Eyes on the prize: Booker bounce vs spend

Eyes on the prize: Booker bounce vs spend

Good relationships with independent sales forces and distributors; helpful advice from fellow independents; small teams that can communicate quickly; and a modus operandi that is well used to paying attention to cashflows and finding solutions are all ways that independent publishers can cope when the happy madness of a Man Booker nod comes their way.

In the past five years, it has been noticeable how many independent houses have featured on the prize’s longlists and shortlists, with the sector’s rise seeming to run parallel with the rebirth of independent bookshops. When these publishers also hold foreign rights—as Scottish publisher Saraband does for Graeme Macrae Burnet’s (pictured) much-discussed His Bloody Project—it can be a special time.

“We had already sold German and North American rights as well as film and TV options before the longlisting,” says Saraband publisher Sara Hunt. “Since then we’ve had enquiries for an enormous number of territories and languages, which are all being handled by the Adrian Weston Literary Agency. There have been some exciting auctions already, but plenty of languages are yet to be concluded.”

Rights deals and book sales do come with upfront costs, however. If a title is longlisted, the Booker committee demands a minimum print run of 1,000 physical copies within 10 days of the announcement (if the book has already been published). Getting an author shortlisted means a publisher must give the Booker £5,000 towards publicity costs; should they win, there is an additional £5,000 charge. That type of money is a drop in the oceanfor the likes of Penguin Random House; for smaller independents, it is a not inconsiderable outlay.

Christopher Hamilton-Emery, director at north Norfolk-based Salt, which publishes Wyl Menmuir’s The Many, longlisted for the award this year, says that the trick to surviving when the orders start coming in is “to have the double overdraft ready and put a call out to obscure relatives for some readies”. More seriously, he adds: “The whole process does involve considerable expenditure and the best preparation is to keep the business financially stable. It’s an amazing opportunity to lift the business to the next level, so the pressure on cash is well worth it. You just have to be ready for it.”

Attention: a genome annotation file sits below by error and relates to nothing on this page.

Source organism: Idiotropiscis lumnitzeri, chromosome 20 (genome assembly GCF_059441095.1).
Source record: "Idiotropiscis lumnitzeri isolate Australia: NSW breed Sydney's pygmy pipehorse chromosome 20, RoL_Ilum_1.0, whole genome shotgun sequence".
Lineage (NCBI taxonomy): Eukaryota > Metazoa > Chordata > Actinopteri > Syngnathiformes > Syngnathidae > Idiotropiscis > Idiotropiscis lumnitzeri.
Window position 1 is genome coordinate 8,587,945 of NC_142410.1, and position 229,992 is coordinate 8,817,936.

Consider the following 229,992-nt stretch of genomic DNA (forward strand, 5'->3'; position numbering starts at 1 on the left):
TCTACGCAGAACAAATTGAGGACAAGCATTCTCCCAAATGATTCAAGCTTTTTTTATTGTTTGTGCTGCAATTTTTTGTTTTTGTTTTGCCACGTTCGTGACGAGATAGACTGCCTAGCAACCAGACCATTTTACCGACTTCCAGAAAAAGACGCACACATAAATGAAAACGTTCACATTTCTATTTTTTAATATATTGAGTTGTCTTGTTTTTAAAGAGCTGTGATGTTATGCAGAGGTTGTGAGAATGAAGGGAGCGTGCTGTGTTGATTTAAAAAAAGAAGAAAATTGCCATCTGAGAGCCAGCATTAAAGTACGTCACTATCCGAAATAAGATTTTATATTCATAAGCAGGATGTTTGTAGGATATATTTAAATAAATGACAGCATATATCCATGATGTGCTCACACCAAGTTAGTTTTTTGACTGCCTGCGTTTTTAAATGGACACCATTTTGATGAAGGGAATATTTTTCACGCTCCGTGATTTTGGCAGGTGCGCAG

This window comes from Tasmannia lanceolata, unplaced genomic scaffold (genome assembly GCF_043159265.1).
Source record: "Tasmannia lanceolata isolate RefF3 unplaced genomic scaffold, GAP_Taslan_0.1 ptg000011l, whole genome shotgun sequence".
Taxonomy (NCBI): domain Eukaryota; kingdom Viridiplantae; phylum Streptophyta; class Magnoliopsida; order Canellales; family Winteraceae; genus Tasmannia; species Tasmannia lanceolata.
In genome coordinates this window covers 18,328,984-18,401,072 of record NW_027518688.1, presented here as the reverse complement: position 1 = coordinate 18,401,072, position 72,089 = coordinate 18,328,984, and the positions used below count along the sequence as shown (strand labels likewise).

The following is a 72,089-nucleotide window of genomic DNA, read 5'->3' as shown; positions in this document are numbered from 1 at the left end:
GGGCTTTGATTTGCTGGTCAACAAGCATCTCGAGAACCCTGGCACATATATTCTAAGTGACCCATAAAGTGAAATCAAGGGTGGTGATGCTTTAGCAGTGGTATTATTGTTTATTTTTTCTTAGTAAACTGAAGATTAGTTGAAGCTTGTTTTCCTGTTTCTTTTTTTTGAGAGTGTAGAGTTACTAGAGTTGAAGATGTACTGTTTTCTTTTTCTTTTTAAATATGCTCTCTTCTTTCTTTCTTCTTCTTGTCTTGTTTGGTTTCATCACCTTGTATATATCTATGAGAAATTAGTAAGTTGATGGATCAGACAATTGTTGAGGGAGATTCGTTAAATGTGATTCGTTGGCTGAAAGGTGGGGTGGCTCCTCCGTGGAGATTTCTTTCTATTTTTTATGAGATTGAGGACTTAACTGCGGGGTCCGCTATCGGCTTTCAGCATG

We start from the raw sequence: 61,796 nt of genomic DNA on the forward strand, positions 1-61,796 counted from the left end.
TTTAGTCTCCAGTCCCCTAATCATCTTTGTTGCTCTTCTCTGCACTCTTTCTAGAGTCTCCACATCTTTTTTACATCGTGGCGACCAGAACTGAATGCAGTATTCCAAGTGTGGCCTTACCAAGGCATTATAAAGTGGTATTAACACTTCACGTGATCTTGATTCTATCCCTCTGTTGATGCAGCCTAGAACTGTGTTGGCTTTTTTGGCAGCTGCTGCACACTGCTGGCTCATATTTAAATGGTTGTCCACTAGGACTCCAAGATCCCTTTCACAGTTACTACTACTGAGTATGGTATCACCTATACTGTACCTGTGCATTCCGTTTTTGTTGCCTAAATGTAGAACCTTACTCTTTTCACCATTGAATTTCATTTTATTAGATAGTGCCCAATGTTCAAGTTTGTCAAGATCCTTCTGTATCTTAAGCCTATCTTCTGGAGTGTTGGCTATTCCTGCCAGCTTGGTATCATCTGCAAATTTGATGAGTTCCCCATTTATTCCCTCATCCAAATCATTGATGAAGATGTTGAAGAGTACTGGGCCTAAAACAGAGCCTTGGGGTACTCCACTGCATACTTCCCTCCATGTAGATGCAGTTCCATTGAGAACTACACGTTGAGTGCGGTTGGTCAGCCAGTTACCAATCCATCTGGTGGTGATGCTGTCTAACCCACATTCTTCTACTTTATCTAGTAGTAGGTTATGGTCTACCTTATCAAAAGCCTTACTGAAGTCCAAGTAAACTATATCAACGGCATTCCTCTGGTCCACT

A helping hand

Sometimes a house may feel that it does not have the structures in place in order to cope, and will take the co-publishing route to give them that extra support and reach. Stefan Tobler’s And Other Stories did this in 2012, joining forces with Faber to co-publish Deborah Levy’s Swimming Home after it was shortlisted.

Tobler, who is the company’s founder and publisher, says: “If we’d had a Man Booker shortlisting this year, we wouldn’t have done a co-publishing paperback deal. [But] we approached a number of publishers in 2012 because we were less than a year old and didn’t have distribution in most of the Commonwealth countries—places like Australia and India, where the Man Booker makes a big impact. So in 2012 it made a big difference in helping us get the book out. That joint venture is now over and we’re happy to be selling three of Levy’s books through our rep force, Compass.”

Juliet Mabey, publisher at Oneworld, which won last year’s prize with Marlon James’ A Brief History of Seven Killings, accepts that cashflow might be tight for some smaller houses, but adds: “It is such a well-run prize from the marketing and publicity point of view that I think most shortlisted publishers sell through very quickly and reap in increased sales what they sow in extra printing and marketing costs. That has certainly been our experience.”